Compliance Updater - February 2021
A summary of key compliance stories around the globe in February.
Regulatory and compliance news in brief
- South Korean politicians back short selling ban extension.
- Bezos is latest to show disregard of corporate governance standards.
- Bank of England governor criticises European Commission.
- Credit Suisse finally resolves crisis legal case.
- UK’s PRA prepares to break from EU capital rule.
- EU clears the way for data flows to continue post Brexit.
- Are index providers data publishers or investment advisors?
- Trump’s private banker leaves Deutsche Bank amid allegations surrounding a real estate deal.
- Credit Suisse banker stole from clients and the bank ignored warning signs.
- Woodford makes premature announcement of his new business venture.
- Staveley loses court battle with Barclays.
South Korean politicians back short selling ban extension.
South Korea banned short selling for a year until mid-March 2021 due to the coronavirus pandemic. Now politicians are requesting that the regulator extends the ban for at least a further three months under pressure from retail investors. However, the ban has made some institutional investors nervous as it prevents them from hedging their positions.
Bezos is latest to show disregard of corporate governance standards.
CEO at Amazon, Jeff Bezos, is now the executive chair. Corporate governance standards recommend an independent chair. Mr Bezos is not alone – Facebook and Tencent do not have independent chairs and the roles are combined at Berkshire Hathaway, Alibaba and JPMorgan Chase.
Bank of England governor criticises European Commission.
Bank of England governor Andrew Bailey criticised the European Commission over its apparent unwillingness to provide “equivalence” status to the UK financial services sector’s regulation. Europe is requiring clarification of how the UK intends to amend or alter its rules going forward before granting equivalence. “This is a standard that the EU holds no other country to and would, I suspect, not agree to be held to itself” said Mr Bailey.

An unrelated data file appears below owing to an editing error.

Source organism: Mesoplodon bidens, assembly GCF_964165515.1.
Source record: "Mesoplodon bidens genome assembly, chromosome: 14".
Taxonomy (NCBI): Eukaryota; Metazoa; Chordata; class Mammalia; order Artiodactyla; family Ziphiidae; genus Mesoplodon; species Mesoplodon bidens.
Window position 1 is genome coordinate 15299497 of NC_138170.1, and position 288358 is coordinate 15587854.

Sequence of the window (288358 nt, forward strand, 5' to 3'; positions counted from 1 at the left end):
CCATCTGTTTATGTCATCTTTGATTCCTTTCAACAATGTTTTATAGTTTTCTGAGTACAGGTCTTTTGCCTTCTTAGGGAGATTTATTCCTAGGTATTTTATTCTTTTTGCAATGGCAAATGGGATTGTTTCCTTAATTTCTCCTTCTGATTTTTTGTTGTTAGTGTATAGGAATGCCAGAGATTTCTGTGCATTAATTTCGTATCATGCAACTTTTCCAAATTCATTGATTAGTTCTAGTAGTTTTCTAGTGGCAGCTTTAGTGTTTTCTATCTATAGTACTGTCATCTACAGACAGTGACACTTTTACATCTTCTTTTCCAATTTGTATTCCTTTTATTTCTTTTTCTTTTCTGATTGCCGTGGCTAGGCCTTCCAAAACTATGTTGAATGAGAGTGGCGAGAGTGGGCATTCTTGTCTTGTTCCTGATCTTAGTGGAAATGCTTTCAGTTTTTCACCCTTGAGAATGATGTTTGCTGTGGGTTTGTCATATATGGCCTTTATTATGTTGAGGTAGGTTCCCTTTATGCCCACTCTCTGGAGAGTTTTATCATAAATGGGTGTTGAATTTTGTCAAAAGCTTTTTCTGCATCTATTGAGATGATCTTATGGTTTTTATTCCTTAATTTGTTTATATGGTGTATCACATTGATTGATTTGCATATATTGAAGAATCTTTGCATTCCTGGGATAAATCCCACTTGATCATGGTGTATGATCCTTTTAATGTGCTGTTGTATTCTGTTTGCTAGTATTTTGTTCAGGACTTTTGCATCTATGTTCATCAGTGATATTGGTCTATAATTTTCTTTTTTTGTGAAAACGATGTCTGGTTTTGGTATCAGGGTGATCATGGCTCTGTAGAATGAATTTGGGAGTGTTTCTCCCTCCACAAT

Credit Suisse finally resolves crisis legal case.
Credit Suisse agreed a settlement of $600m over its role in selling residential mortgage-backed securities in the period leading up to the financial crisis of 2007/8. The settlement, with financial services group MBIA, was less than Credit Suisse’s previous guidance of $680m.
UK’s PRA prepares to break from EU capital rule.
The UK’s Prudential Regulation Authority (PRA) is looking likely to break from EU capital rules for the first time. The EU European Banking Authority allows banks to count investment in software towards their core capital levels. The PRA’s view is that it found “no credible evidence the software assets can absorb losses effectively in stress”.
EU clears the way for data flows to continue post Brexit.
A decision by the European Commission on data protection recognised that the UK laws are “adequate”. It will be reviewed every four years but will come as a relief to businesses operating internationally. The decision now faces scrutiny by the European Data Protection Board before implementation, but the body does not have the power to block the move.
Are index providers data publishers or investment advisors?
An academic study from Virginia University argues that the SEC should regulate index providers as investment advisors rather than data publishers. Index based passive investing has become hugely important and the study believes those producing narrower, focused indices used by “smart beta” trackers should be regulated as investment advisors and held to a fiduciary duty.
Trump’s private banker leaves Deutsche Bank amid allegations surrounding a real estate deal.
Rosemary Vrablic, Donald Trump’s private banker, left Deutsche Bank in December 2020. This was four months after Deutsche launched an investigation into a 2013 real estate deal involving Mr Trump’s son-in-law Jared Kushner. It appears Ms Vrablic and one of her colleagues purchased a $1.5m condo in Park Avenue from a company part-owned by Mr Kushner. The purchase was not disclosed to Deutsche at the time in an apparent breach of the bank’s policies.
Credit Suisse banker stole from clients and the bank ignored warning signs.
A private banker at Credit Suisse in Switzerland, Patrice Lescaudron, stole from wealthy clients for more than a decade. Mr Lecaudron committed suicide in 2019 after being criminally convicted. A legal report commissioned by Swiss regulator Finma suggests that the bank ignored Mr Lescaudron’s “disregard of internal directives and guidelines” and that these were “known to the bank since June 2011”.
Woodford makes premature announcement of his new business venture.
Neil Woodford, the stock picker behind the collapsed Woodford Investment Management that saw UK investors suffer billions of pounds of losses in 2019, announced that he plans to set up a new firm based in Jersey. However, it appears the announcement was made in advance of any application to the Jersey Financial Services Commission. The island’s regulator expressed its disappointment that the announcement did not include the statement “subject to regulatory approval”.
Staveley loses court battle with Barclays.
Amanda Staveley’s PCP Capital Partners lost its case against Barclays over the 2008 emergency fundraising for the bank. PCP was trying to put together a consortium including Abu Dhabi’s Sheikh Mansour that fell apart when it discovered it was not getting the same deal as Barclays gave to Qatar. PCP alleged that Barclays had deceived it by assuring Staveley that she was getting the same deal as the Qataris. The judge ruled that Barclays had been guilty of “serious deceit” but decided to dismiss PCP’s claim and award it no damages because it had not proved that it would have obtained the necessary debt funding to do the deal.